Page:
The recent survey, conducted in 15 Western European countries by the US-based non-partisan Pew Research Center, has revealed that people there have "mixed views on whether Islam is compatible with their country's values and culture."
The research showed that nearly a half (42%) of the respondents in these countries, describing themselves as churchgoing, non-practicing Christians or non-religious participants shared the point of view that "Islam is fundamentally incompatible with our values and culture.” While a quarter said immigrants from the Middle East are not honest, 38% voiced their support for reducing immigration.
Although majorities in the European countries claimed they wouldn’t mind accepting Muslims into their families and their neighborhoods, nearly a quarter of respondents rejected the idea of accepting a Muslim into their families. Italy with 43%, Britain with 36%, Austria (34 %) and Germany with 33% have the highest share.
The researchers state that “undercurrents of discomfort with multiculturalism are evident in Western European societies,” as most of the respondents voiced their support for restrictions on religious dress by Muslim women, many of whom fully cover their figures with burkas. Nearly a third of poll-participants in Italy, Belgium as well as a quarter of the Germans and Austrians surveyed, supported the prohibition of any Muslim clothing for women.
At the same time, nearly 17% of respondents said they are not willing to accept a Jew in their family. On this issue, Germany demonstrated the highest figures with 29%. Apart from this, the line-up is the same with Italy having 25%, while the UK and Austria show 23% and 21% respectively. Approximately 36% of Italians agreed that, "Jews always overstate how much they have suffered," which is more than in any other country surveyed.
Sweden showed the lowest tolerance towards nationalist, anti-migrant and anti-minority sentiments.
The study, dedicated to religious beliefs on the continent where Protestantism originated and Catholicism has been based for centuries, was conducted from April-August 2017 as the Pew researchers surveyed almost 25,000 randomly selected adults who described themselves as either churchgoing, non-practicing Christians as well as religiously unaffiliated. Despite the assertion that Western Europe has become one of the world’s most secular regions, the Pew Researchers state that “the Christian identity in Europe remains a religious, social and cultural marker.”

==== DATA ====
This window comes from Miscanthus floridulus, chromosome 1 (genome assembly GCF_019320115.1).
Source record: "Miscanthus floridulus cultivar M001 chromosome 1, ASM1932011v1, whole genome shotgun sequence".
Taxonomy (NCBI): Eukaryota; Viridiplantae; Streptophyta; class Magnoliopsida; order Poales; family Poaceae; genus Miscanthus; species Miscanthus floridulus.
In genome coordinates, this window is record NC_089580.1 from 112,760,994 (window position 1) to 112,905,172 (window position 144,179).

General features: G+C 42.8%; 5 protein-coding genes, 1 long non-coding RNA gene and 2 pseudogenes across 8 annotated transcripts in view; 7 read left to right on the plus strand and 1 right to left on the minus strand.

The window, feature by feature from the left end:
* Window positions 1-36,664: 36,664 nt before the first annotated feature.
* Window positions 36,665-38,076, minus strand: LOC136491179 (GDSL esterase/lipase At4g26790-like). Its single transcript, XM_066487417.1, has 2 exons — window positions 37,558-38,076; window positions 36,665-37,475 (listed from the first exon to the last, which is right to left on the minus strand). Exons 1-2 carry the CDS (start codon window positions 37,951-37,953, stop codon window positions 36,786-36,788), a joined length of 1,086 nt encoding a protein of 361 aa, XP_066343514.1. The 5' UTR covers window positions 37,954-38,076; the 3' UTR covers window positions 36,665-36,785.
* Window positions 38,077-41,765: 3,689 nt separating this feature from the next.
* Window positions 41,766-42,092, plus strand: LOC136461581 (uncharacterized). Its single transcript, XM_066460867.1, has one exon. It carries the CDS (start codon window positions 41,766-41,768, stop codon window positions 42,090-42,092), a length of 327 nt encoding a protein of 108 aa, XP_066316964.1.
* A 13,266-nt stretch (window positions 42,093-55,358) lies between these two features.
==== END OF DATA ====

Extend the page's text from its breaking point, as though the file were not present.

European countries have been experiencing a migration crisis since 2015 due to the influx of thousands of migrants and refugees fleeing violence from their home countries in the Middle East and Northern Africa. In 2015 and 2016 alone, over 2.5 million people applied for asylum in the European Union. This triggered public discontent over the incumbent European authorities’ handling of the influx, while more and more people are now supporting politicians with a conservative and Eurosceptic agenda.
The Alternative for Germany party, advocating tougher stance on migration, secured a historic third place in the 2017 Parliamentary Elections in Germany, while the conservative Austrian People's Party, led by Sebastian Kurz, won a parliamentary majority the same year. Just recently, the Eurosceptic Lega party performed better than expected during the Italian parliamentary elections within the coalition center-right Forza Italia and the Brothers of Italy movement, receiving 37% of votes, and received an opportunity to form a government in alliance with the Five Stars Movement (M5S), which garnered the best result in the elections with 32%.